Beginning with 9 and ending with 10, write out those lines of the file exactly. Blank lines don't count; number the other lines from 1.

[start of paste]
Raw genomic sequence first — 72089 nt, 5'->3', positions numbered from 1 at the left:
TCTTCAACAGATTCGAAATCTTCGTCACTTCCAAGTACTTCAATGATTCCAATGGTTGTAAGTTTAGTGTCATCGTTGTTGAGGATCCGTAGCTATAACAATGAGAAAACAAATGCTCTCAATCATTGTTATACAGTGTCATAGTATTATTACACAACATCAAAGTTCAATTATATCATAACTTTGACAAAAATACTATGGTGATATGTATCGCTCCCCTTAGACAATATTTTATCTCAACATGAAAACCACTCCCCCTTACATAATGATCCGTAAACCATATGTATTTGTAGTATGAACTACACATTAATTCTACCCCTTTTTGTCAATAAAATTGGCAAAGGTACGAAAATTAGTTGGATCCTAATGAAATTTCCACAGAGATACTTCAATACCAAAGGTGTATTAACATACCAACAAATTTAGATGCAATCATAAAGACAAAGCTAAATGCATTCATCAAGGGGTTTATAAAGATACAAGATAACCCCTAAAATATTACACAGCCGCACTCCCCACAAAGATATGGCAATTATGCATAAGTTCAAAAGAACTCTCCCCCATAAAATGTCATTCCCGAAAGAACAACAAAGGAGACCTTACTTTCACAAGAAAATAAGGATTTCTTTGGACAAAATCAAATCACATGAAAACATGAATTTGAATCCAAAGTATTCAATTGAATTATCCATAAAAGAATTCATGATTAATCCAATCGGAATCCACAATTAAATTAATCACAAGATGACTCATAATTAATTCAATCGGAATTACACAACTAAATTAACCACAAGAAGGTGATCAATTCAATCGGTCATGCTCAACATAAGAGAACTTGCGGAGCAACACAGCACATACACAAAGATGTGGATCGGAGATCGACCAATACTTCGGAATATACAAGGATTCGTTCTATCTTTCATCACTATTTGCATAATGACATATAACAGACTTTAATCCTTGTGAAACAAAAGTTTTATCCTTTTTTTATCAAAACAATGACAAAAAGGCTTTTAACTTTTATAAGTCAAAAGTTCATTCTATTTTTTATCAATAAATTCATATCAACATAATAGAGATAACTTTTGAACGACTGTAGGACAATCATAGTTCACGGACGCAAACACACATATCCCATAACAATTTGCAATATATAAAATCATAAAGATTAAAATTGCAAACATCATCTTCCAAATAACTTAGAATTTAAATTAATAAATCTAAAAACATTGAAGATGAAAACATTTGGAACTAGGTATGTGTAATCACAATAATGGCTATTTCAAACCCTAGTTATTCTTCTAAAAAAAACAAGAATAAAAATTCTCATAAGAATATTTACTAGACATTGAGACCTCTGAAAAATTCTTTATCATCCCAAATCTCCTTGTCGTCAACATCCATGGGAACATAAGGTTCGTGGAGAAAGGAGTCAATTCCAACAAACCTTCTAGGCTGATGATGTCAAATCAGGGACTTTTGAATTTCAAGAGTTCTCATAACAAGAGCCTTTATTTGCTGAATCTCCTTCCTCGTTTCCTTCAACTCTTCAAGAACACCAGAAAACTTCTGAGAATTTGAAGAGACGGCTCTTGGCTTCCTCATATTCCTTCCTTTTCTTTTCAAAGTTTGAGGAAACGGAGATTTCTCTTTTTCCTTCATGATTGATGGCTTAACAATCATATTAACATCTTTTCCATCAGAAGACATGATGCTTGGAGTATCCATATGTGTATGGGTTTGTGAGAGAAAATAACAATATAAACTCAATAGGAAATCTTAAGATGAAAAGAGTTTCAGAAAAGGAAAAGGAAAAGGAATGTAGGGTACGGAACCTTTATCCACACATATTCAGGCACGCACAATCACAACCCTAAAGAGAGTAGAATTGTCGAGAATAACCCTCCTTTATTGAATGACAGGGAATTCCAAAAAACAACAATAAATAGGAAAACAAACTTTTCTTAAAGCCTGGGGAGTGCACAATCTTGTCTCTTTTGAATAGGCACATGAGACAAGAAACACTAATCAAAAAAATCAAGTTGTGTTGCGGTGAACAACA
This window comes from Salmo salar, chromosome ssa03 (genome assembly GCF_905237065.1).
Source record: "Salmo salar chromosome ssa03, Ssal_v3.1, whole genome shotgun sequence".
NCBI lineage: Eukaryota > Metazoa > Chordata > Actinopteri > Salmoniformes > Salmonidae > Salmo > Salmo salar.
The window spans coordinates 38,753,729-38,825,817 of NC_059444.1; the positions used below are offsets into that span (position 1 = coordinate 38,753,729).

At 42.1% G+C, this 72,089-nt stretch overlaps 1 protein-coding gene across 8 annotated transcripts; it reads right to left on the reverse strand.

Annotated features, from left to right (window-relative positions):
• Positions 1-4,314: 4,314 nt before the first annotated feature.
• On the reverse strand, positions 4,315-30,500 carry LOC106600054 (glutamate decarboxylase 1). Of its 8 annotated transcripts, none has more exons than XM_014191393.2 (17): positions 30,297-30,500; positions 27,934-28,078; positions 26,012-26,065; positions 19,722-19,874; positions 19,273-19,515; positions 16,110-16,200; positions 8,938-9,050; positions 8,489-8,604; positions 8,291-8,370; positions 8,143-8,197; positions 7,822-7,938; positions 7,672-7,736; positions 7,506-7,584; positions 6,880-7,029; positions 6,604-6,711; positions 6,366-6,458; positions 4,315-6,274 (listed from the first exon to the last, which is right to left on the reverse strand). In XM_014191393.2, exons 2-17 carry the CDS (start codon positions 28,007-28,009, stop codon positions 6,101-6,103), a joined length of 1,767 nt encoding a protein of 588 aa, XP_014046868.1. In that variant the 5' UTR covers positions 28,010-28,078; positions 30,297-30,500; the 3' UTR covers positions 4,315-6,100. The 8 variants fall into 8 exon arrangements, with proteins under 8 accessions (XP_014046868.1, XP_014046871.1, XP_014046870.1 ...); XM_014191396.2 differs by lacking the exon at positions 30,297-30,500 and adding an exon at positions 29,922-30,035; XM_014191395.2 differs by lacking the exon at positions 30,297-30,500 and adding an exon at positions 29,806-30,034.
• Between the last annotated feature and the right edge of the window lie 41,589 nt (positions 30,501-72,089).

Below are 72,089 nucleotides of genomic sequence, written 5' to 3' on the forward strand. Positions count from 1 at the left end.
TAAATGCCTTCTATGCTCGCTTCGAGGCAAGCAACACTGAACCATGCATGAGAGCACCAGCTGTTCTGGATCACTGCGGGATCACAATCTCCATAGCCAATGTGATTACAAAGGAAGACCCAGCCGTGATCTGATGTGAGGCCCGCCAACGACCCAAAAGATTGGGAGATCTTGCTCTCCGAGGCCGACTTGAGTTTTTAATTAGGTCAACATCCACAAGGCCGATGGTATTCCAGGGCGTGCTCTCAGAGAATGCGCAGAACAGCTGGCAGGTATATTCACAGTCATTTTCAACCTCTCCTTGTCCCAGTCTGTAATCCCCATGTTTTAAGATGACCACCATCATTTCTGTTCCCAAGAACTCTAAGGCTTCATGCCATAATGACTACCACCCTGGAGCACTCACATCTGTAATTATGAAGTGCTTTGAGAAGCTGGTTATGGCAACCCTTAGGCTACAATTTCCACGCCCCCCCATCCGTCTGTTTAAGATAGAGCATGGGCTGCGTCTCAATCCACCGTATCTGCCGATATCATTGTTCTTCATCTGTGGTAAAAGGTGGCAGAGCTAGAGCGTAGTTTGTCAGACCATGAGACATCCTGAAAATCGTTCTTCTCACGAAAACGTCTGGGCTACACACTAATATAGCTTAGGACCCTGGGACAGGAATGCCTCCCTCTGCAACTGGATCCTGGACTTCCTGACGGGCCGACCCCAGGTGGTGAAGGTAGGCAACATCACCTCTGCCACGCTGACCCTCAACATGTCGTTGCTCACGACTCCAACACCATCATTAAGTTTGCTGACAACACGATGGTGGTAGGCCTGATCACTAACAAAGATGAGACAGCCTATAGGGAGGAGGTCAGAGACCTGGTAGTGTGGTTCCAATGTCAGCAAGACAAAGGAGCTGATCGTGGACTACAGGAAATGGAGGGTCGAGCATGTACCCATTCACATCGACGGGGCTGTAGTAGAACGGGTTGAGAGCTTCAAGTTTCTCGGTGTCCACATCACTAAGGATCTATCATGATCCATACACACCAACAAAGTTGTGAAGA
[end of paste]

• Positions 1-4,314: 4,314 nt before the first annotated feature.
• On the reverse strand, positions 4,315-30,500 carry LOC106600054 (glutamate decarboxylase 1). Of its 8 annotated transcripts, none has more exons than XM_014191393.2 (17): positions 30,297-30,500; positions 27,934-28,078; positions 26,012-26,065; positions 19,722-19,874; positions 19,273-19,515; positions 16,110-16,200; positions 8,938-9,050; positions 8,489-8,604; positions 8,291-8,370; positions 8,143-8,197; positions 7,822-7,938; positions 7,672-7,736; positions 7,506-7,584; positions 6,880-7,029; positions 6,604-6,711; positions 6,366-6,458; positions 4,315-6,274 (listed from the first exon to the last, which is right to left on the reverse strand). In XM_014191393.2, exons 2-17 carry the CDS (start codon positions 28,007-28,009, stop codon positions 6,101-6,103), a joined length of 1,767 nt encoding a protein of 588 aa, XP_014046868.1. In that variant the 5' UTR covers positions 28,010-28,078; positions 30,297-30,500; the 3' UTR covers positions 4,315-6,100. The 8 variants fall into 8 exon arrangements, with proteins under 8 accessions (XP_014046868.1, XP_014046871.1, XP_014046870.1 ...); XM_014191396.2 differs by lacking the exon at positions 30,297-30,500 and adding an exon at positions 29,922-30,035; XM_014191395.2 differs by lacking the exon at positions 30,297-30,500 and adding an exon at positions 29,806-30,034.